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Book review: One Night in Winter

Josef Stalin. Picture: AP

Josef Stalin. Picture: AP

The story begins one day in summer. As Simon Sebag Montefiore says, his novel is “very roughly” inspired by an episode that flashed intriguingly across the pages of his celebrated history Stalin: the Court of the Red Tsar (2003).

ONE NIGHT IN WINTER

by SIMON SEBAG MONTEFIORE

Century, 480pp, £16.99

In 1943, midway through the USSR’s war against Nazi Germany, two 15-year-olds died of gunshot wounds on the Stone Bridge near the Kremlin. They were children of the “red aristocracy”, pupils at Moscow’s most elite school. In a fit of possessive passion, Volodya Shakhurin, deranged son of a commissar of aircraft production, murdered Nina Umanskaya, beautiful daughter of a senior diplomat, before shooting himself.

The deaths on the bridge revealed a secret schoolboy club, “the Fourth Empire”, styled on Hitler’s Reich. Its members called each other “reichsführer” and “gruppenführer”. Sketched out in Shakhurin’s school exercise book was the teenagers’ plan to seize power from their own fathers.

“Wolf cubs,” Stalin reportedly said when told of the conspiracy, “they must be punished.” Several sons of Kremlin magnates were arrested by the secret police, interrogated in the Lubyanka prison over six months, and, after signing confessions, sentenced to exile in Central Asia.

In this absorbing novel, Sebag Montefiore has released his imagination onto his own historical research. Chronology is rearranged. The crypto-Nazi “Fourth Empire” becomes the “Fatal Romantics’ Club”, devoted to Pushkin’s poetry. Elements of the Wolf Cub case intertwine with the poignant true story of Major Hugh Lunghi of the British Embassy, Churchill’s translator at the wartime summits with Stalin, who lost his Russian fiancée to the cruelty of the gulag.

Out of these threads, Sebag Montefiore weaves a tight and satisfying plot, delivering surprises to the last page. Stalin’s chilling charisma is brilliantly realised – the historian knows him well. Intimate with the details of the Stalinist penal system, he powerfully evokes the interrogation rituals of the Lubyanka, heightening the horror with child inmates.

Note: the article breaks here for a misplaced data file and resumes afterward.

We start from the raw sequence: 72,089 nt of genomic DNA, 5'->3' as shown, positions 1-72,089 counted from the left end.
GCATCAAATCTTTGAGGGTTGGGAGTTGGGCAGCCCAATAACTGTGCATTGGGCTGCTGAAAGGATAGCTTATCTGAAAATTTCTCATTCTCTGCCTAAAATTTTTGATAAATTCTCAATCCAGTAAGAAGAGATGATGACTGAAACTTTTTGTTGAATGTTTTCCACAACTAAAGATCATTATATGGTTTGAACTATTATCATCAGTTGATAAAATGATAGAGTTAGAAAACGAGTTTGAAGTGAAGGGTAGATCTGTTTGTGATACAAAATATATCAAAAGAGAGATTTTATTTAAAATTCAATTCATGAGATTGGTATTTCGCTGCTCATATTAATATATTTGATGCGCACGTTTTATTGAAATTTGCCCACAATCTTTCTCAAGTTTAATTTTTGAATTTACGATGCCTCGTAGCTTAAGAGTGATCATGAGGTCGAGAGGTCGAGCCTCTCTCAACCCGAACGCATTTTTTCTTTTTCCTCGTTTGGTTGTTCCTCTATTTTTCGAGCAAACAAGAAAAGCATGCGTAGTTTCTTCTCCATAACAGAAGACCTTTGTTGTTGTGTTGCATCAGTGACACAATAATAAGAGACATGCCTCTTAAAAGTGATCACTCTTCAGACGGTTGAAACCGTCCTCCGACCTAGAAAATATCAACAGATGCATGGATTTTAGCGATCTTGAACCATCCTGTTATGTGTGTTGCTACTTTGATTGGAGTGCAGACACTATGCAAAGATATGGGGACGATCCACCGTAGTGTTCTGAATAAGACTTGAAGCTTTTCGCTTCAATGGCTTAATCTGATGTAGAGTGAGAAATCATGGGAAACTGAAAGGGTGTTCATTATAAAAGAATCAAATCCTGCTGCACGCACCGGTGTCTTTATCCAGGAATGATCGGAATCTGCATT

Against a backdrop of high politics, the novel’s theme is love: family love, youthful romance and adulterous passion. One paradox of totalitarian evil is that “desk killers” were also doting family men. Sebag Montefiore imagines them as lovers too. His fictional Politburo member, Erakle Satinov, a “chilly, passionless statue”, is carried away by a soaring eros when he meets a brilliant Jewish female doctor at the Front.

A warmer romantic hero is the ex-gulag prisoner Benya Golden, earthy and bookish, familiar from Sebag Montefiore’s historical novel, Sashenka. Benya consummates his story in self-sacrifice, the highest love.

Many scenes are set in “the Granovsky building”, a late-Tsarist pile near the Kremlin in which the Soviet elite once lived in chandeliered apartments. It was my home for ten years from the late 1990s. Sebag Montefiore stayed with us one summer while researching Court of the Red Tsar. Inevitably, I approached his fictional version of my former home with some wariness, but was quickly caught up by his adroit storytelling.

The Granovsky Building also features in a recent Russian novel based on the Wolf Cub case: Alexander Terekhov’s Stone Bridge, a literary sensation in Russia in 2009, to be published here next month. Like Sebag Montefiore, Terekhov was a journalist in the 1990s, when the secrets of the Stalin years came to light. How differently these two gifted writers work those secrets. One Night in Winter is full of redemptive love and inner freedom. Stone Bridge, the bitter fruit of the Putin era, is postmodern and anti-nostalgic; for Terekhov, Russian history is destitute of glamour, heroism or plot.

 

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